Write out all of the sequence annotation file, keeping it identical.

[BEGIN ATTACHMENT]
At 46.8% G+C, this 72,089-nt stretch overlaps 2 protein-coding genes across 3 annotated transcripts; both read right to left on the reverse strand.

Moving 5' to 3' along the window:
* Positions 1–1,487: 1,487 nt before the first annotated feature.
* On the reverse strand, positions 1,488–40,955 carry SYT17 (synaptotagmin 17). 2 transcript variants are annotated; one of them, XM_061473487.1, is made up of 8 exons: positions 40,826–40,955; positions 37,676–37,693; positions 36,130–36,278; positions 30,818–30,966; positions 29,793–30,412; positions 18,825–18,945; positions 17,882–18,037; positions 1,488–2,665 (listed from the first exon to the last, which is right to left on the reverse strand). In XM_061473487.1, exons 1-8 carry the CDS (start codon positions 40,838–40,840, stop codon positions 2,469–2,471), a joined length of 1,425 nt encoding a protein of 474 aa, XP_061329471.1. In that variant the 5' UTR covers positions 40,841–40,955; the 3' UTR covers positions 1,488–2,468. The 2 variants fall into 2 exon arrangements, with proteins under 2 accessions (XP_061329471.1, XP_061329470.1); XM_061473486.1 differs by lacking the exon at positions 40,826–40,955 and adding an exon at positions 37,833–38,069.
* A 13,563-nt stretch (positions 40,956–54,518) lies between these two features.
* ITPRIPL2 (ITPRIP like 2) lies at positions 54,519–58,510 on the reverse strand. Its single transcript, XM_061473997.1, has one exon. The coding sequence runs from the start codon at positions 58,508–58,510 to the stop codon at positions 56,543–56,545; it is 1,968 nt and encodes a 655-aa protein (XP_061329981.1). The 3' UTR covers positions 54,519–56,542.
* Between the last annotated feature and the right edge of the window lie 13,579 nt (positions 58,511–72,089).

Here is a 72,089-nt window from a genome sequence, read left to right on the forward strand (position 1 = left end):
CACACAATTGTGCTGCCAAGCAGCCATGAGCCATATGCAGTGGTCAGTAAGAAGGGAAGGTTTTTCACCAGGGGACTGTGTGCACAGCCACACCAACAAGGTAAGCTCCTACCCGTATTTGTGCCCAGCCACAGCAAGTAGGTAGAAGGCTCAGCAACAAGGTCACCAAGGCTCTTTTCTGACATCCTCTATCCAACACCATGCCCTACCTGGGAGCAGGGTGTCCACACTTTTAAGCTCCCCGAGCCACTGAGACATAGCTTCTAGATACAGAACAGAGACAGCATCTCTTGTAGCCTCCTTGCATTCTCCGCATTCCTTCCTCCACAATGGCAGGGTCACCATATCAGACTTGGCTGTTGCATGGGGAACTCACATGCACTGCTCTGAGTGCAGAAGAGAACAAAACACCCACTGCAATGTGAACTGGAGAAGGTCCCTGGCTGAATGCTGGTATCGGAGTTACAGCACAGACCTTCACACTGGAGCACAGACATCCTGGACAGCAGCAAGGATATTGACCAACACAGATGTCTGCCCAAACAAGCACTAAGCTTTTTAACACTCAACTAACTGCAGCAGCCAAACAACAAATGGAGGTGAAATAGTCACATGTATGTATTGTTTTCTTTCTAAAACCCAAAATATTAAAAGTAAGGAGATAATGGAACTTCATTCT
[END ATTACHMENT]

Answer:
At 46.8% G+C, this 72,089-nt stretch overlaps 2 protein-coding genes across 3 annotated transcripts; both read right to left on the reverse strand.

Moving 5' to 3' along the window:
* Positions 1–1,487: 1,487 nt before the first annotated feature.
* On the reverse strand, positions 1,488–40,955 carry SYT17 (synaptotagmin 17). 2 transcript variants are annotated; one of them, XM_061473487.1, is made up of 8 exons: positions 40,826–40,955; positions 37,676–37,693; positions 36,130–36,278; positions 30,818–30,966; positions 29,793–30,412; positions 18,825–18,945; positions 17,882–18,037; positions 1,488–2,665 (listed from the first exon to the last, which is right to left on the reverse strand). In XM_061473487.1, exons 1-8 carry the CDS (start codon positions 40,838–40,840, stop codon positions 2,469–2,471), a joined length of 1,425 nt encoding a protein of 474 aa, XP_061329471.1. In that variant the 5' UTR covers positions 40,841–40,955; the 3' UTR covers positions 1,488–2,468. The 2 variants fall into 2 exon arrangements, with proteins under 2 accessions (XP_061329471.1, XP_061329470.1); XM_061473486.1 differs by lacking the exon at positions 40,826–40,955 and adding an exon at positions 37,833–38,069.
* A 13,563-nt stretch (positions 40,956–54,518) lies between these two features.
* ITPRIPL2 (ITPRIP like 2) lies at positions 54,519–58,510 on the reverse strand. Its single transcript, XM_061473997.1, has one exon. The coding sequence runs from the start codon at positions 58,508–58,510 to the stop codon at positions 56,543–56,545; it is 1,968 nt and encodes a 655-aa protein (XP_061329981.1). The 3' UTR covers positions 54,519–56,542.
* Between the last annotated feature and the right edge of the window lie 13,579 nt (positions 58,511–72,089).

Here is a 72,089-nt window from a genome sequence, read left to right on the forward strand (position 1 = left end):
CACACAATTGTGCTGCCAAGCAGCCATGAGCCATATGCAGTGGTCAGTAAGAAGGGAAGGTTTTTCACCAGGGGACTGTGTGCACAGCCACACCAACAAGGTAAGCTCCTACCCGTATTTGTGCCCAGCCACAGCAAGTAGGTAGAAGGCTCAGCAACAAGGTCACCAAGGCTCTTTTCTGACATCCTCTATCCAACACCATGCCCTACCTGGGAGCAGGGTGTCCACACTTTTAAGCTCCCCGAGCCACTGAGACATAGCTTCTAGATACAGAACAGAGACAGCATCTCTTGTAGCCTCCTTGCATTCTCCGCATTCCTTCCTCCACAATGGCAGGGTCACCATATCAGACTTGGCTGTTGCATGGGGAACTCACATGCACTGCTCTGAGTGCAGAAGAGAACAAAACACCCACTGCAATGTGAACTGGAGAAGGTCCCTGGCTGAATGCTGGTATCGGAGTTACAGCACAGACCTTCACACTGGAGCACAGACATCCTGGACAGCAGCAAGGATATTGACCAACACAGATGTCTGCCCAAACAAGCACTAAGCTTTTTAACACTCAACTAACTGCAGCAGCCAAACAACAAATGGAGGTGAAATAGTCACATGTATGTATTGTTTTCTTTCTAAAACCCAAAATATTAAAAGTAAGGAGATAATGGAACTTCATTCT